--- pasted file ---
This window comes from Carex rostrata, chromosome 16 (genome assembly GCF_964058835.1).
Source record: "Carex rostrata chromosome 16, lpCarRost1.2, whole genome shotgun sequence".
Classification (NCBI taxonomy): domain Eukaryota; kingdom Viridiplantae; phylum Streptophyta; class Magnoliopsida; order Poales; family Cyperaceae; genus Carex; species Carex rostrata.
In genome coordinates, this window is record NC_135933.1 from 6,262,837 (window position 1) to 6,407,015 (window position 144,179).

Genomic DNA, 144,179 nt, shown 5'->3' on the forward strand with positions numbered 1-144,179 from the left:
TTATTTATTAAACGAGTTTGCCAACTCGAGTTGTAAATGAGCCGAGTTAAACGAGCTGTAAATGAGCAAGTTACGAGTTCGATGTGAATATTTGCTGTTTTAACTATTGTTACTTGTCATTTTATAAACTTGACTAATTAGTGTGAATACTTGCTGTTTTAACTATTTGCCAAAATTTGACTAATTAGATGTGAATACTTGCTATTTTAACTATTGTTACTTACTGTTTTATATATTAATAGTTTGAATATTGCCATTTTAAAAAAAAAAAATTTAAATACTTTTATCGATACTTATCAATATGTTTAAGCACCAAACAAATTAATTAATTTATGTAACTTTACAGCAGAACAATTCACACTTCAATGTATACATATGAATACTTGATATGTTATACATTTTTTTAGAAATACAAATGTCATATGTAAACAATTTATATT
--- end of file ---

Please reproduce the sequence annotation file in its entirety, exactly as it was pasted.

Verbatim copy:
This window comes from Carex rostrata, chromosome 16 (genome assembly GCF_964058835.1).
Source record: "Carex rostrata chromosome 16, lpCarRost1.2, whole genome shotgun sequence".
Classification (NCBI taxonomy): domain Eukaryota; kingdom Viridiplantae; phylum Streptophyta; class Magnoliopsida; order Poales; family Cyperaceae; genus Carex; species Carex rostrata.
In genome coordinates, this window is record NC_135933.1 from 6,262,837 (window position 1) to 6,407,015 (window position 144,179).

Genomic DNA, 144,179 nt, shown 5'->3' on the forward strand with positions numbered 1-144,179 from the left:
TTATTTATTAAACGAGTTTGCCAACTCGAGTTGTAAATGAGCCGAGTTAAACGAGCTGTAAATGAGCAAGTTACGAGTTCGATGTGAATATTTGCTGTTTTAACTATTGTTACTTGTCATTTTATAAACTTGACTAATTAGTGTGAATACTTGCTGTTTTAACTATTTGCCAAAATTTGACTAATTAGATGTGAATACTTGCTATTTTAACTATTGTTACTTACTGTTTTATATATTAATAGTTTGAATATTGCCATTTTAAAAAAAAAAAATTTAAATACTTTTATCGATACTTATCAATATGTTTAAGCACCAAACAAATTAATTAATTTATGTAACTTTACAGCAGAACAATTCACACTTCAATGTATACATATGAATACTTGATATGTTATACATTTTTTTAGAAATACAAATGTCATATGTAAACAATTTATATT